BALTIMORE (CNS) — If a credible accusation of sexual misconduct has been reported against a retired bishop, his successor may act to limit the retired bishop’s scope of ministry, including the celebration of the sacraments and the right to be buried in the diocesan cathedral, according to a proposed document presented to the bishops the first day of their June 11-13 spring general assembly in Baltimore.
The “Protocol Regarding Available Non-Penal Restrictions on Bishops” was scheduled to be voted on when the bishops met last November. However, the Vatican requested they delay a vote until after the Vatican held a February meeting for presidents of bishops’ conferences worldwide to discuss the abuse crisis.
The U.S. Conference of Catholic Bishops’ Administrative Committee had decided last September that the development of a such a protocol would be helpful, said Bishop Robert P. Deeley of Portland, Maine, chairman of the bishops’ Committee on Canonical Affairs and Church Governance. With the delay of any possible vote on the document last fall, bishops had more time to offer suggestions on the document.
“The authority to impose penalties on bishops who have committed offensive acts by commission or omission rests solely with the supreme pontiff,” Bishop Deeley reminded his fellow bishops. But there are “existing instruments in canon law that are available to a diocesan bishop for imposing limitations.”
The proposed document uses “bishop emeritus” to refer for any bishop who has retired for age or for a “grave cause,” or who was removed from office by the pope.
“The diocesan bishop will inform the bishop emeritus that public notice will be given of the situation and of any measures accepted by or applied to the bishop emeritus,” the proposed document says. “Prior to issuing such pubic notice, the diocesan bishops will inform the apostolic nuncio of his communications with the bishop emeritus, and will confer with the apostolic nuncio on the measures to be imposed.”
Those restrictions can include “a statement to the effect that the bishop emeritus does not represent the diocese in any fashion or act on its behalf, and he is not to make public statements about alleged offenses, since these could result in further harm to victims or be detrimental to the faithful.”
A diocesan bishop may forbid a retired bishop to preach, which is any clergyman’s canonical right. “The diocesan bishop concerned may also request that the Apostolic See extend this prohibition more broadly or deny the exercise of the right entirely,” the proposed document says.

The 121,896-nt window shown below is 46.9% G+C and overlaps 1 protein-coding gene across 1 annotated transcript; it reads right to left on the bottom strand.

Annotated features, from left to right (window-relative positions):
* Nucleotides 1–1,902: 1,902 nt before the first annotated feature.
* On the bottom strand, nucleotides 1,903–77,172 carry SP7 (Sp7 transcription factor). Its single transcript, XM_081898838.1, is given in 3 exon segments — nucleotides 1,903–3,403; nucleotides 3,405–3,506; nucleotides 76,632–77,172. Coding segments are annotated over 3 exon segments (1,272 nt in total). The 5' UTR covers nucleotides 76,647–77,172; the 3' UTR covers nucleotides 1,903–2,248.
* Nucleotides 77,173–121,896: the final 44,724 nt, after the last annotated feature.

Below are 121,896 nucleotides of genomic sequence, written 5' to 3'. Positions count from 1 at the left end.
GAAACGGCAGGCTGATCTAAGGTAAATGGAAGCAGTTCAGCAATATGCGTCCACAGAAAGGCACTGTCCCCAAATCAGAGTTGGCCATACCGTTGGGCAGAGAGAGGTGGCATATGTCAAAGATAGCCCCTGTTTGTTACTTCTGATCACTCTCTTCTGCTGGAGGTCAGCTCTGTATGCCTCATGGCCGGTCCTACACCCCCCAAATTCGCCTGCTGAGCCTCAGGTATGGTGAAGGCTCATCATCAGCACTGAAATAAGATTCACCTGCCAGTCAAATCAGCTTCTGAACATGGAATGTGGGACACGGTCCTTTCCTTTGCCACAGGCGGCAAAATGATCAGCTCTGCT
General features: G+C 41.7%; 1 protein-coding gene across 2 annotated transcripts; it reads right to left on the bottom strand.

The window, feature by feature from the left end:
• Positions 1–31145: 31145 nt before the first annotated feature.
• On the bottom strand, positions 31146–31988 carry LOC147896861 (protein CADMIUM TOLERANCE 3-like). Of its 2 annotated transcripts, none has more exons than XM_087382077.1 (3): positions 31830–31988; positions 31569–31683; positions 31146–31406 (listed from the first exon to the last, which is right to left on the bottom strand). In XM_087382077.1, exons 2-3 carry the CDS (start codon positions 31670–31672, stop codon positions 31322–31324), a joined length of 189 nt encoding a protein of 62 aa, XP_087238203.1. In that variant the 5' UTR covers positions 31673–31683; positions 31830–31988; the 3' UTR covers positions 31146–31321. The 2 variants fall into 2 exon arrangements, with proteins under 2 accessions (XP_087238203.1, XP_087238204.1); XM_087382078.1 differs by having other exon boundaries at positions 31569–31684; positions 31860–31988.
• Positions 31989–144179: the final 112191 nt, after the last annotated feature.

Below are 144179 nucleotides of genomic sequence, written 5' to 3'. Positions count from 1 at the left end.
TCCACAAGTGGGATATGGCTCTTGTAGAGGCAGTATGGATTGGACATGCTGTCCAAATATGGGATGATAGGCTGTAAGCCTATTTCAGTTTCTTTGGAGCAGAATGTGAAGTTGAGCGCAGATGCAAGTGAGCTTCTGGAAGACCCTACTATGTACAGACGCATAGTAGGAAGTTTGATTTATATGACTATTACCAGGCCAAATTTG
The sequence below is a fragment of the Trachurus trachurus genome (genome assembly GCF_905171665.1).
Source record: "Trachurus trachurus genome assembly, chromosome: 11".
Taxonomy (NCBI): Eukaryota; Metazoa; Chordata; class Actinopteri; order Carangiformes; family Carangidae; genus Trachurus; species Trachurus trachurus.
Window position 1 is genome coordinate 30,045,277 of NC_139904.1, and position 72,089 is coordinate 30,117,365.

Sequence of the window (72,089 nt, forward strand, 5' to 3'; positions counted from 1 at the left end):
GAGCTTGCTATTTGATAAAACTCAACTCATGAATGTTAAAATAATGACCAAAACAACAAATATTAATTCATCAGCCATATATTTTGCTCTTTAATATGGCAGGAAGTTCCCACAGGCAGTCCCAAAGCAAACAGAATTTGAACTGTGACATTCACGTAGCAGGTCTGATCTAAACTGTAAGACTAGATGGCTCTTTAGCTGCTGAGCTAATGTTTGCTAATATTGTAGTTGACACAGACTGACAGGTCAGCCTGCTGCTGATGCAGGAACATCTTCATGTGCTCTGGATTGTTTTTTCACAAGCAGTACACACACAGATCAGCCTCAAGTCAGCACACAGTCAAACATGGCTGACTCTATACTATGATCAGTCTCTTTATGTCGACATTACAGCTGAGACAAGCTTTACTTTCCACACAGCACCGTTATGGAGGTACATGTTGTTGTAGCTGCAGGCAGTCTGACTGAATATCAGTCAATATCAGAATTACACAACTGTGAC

Diocesan bishops also may strip a retired bishop of the right to confer the sacrament of confirmation or to hear confessions. “The bishop emeritus can be denied the delegation necessary to witness marriages,” it adds. “The diocesan bishop may request of the bishop emeritus, in writing, that he refrain from the public celebration of other sacraments or rites of the church.”
While the U.S bishops, in their “Directory for the Pastoral Ministry of Bishops,” state that retired bishops have the right to sustenance and retirement benefits, “the diocesan bishop may adjust the benefits given to a bishop emeritus who falls under this protocol,” the proposed document said. “For instance, the diocesan bishop may decide that no funding for travel or secretarial assistance needs to be provided.”
As for the possibility of burial in the diocesan cathedral, “the diocesan bishop will prudently decide based on local circumstances whether the bishop emeritus will be buried in the cathedral church of if other arrangements should be made.”
Much in the proposed protocol is dependent on the retired bishop agreeing to the requests and directives of his successor. Should he refuse, though, it adds, “the diocesan bishop can take measures within his competence, and strongly request further and swift intervention from the Apostolic See regarding matters outside his competence.”
The proposed protocol is scheduled to be voted on June 13, with bishops able to submit amendments until the end of their June 12 session. To be approved, the document requires a yes vote by two-thirds of all members of the USCCB.